Technology is more than an abstract concept.
is the essence of the world. When technology and humanity cross reflection, what is it?
The definition of this concept is a question we are asked often, by people who have little or no technical background. This is perhaps because:
• It’s a new concept that has not yet been clearly defined in our culture, language or social interactions;
• It seems so abstract that we don’t know where to start, but it’s hard to imagine how we could possibly understand it all without help from others, who may have had more time to study and learn about it than we have;
• We all benefit from examining everything in detail and learning about it from many different perspectives (for example, I could have never fully appreciated the importance of Ford’s Model T until I went to a museum and saw them for myself).
But this doesn’t mean there aren’t some important concepts at play here. The first is that when technology and humanity cross reflection, what does this mean? Who do you talk about when you talk about this? And why do we talk about this? Could you explain what you mean by “humans” here? Do you mean just humans as such (meaning just humans as individuals), or do you also include organizations such as governments and corporations too (and even the non-human)? What does “humanity” actually mean? And why do we need to define it so carefully – especially in relation to “technology” – given that technology itself is a very vague term and can be understood in different ways by different people? Why can’t one person say they were using “technology X & Y” while another person says they were using an “experienced human & technology Y & Z.” And where exactly did everyone start talking about technology/humanity crossing reflection in the first place? If we want to talk about what it means when humans cross reflections with technology then we need to define these concepts better.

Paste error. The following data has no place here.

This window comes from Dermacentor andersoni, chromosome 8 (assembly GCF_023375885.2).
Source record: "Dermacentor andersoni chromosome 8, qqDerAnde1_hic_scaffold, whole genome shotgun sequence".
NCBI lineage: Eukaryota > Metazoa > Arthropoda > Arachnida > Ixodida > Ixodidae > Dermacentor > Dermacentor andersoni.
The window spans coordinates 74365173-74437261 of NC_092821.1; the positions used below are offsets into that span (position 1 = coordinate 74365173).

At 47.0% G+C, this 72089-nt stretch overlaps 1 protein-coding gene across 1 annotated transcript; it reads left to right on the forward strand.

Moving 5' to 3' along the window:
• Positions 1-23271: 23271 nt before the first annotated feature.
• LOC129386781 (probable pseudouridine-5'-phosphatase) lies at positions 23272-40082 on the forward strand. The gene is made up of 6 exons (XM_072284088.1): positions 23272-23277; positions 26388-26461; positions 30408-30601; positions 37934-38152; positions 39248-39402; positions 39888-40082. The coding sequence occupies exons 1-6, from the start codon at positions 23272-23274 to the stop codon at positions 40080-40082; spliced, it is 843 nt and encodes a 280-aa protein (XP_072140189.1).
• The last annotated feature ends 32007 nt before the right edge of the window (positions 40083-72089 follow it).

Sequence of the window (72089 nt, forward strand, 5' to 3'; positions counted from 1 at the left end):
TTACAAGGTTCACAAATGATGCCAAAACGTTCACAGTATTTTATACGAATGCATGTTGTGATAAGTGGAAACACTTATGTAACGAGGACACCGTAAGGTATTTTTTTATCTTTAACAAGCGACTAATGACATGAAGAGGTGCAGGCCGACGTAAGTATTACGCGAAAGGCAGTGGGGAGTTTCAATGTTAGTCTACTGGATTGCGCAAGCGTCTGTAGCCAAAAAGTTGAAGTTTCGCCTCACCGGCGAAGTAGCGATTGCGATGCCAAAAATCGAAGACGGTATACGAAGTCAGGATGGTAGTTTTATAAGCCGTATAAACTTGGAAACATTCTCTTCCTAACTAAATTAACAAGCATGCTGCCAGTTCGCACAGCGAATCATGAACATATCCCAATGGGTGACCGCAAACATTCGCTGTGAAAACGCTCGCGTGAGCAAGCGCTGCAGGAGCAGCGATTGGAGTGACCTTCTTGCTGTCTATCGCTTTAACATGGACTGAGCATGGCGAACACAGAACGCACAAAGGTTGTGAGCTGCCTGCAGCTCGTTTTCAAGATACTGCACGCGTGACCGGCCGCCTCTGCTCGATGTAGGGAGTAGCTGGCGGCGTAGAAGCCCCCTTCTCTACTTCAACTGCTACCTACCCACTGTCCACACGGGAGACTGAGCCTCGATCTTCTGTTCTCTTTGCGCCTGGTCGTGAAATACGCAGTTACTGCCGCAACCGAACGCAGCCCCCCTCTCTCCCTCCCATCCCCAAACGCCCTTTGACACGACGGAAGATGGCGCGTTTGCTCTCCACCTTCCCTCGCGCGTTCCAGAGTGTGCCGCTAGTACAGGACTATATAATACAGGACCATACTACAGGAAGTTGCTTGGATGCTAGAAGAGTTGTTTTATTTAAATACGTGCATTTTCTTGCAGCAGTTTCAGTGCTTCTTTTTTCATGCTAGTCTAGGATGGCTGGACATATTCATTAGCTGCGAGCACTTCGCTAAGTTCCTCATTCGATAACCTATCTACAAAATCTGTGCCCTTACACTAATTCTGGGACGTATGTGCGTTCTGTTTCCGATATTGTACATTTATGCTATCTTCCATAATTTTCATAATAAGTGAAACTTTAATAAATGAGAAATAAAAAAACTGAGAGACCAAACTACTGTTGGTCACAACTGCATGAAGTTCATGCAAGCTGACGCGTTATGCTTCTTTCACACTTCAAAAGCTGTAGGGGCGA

A second concept related to this one is “crossing reflections with technology,” which tends to be misunderstood because it implies something more concrete than simply two separate systems interacting with each other. But once again: what exactly does one person think can be done if two systems interact with each other? Are governments/corporations/media going to integrate themselves into every single thing that goes on within every single system across
Technology shapes the way societies and people behave.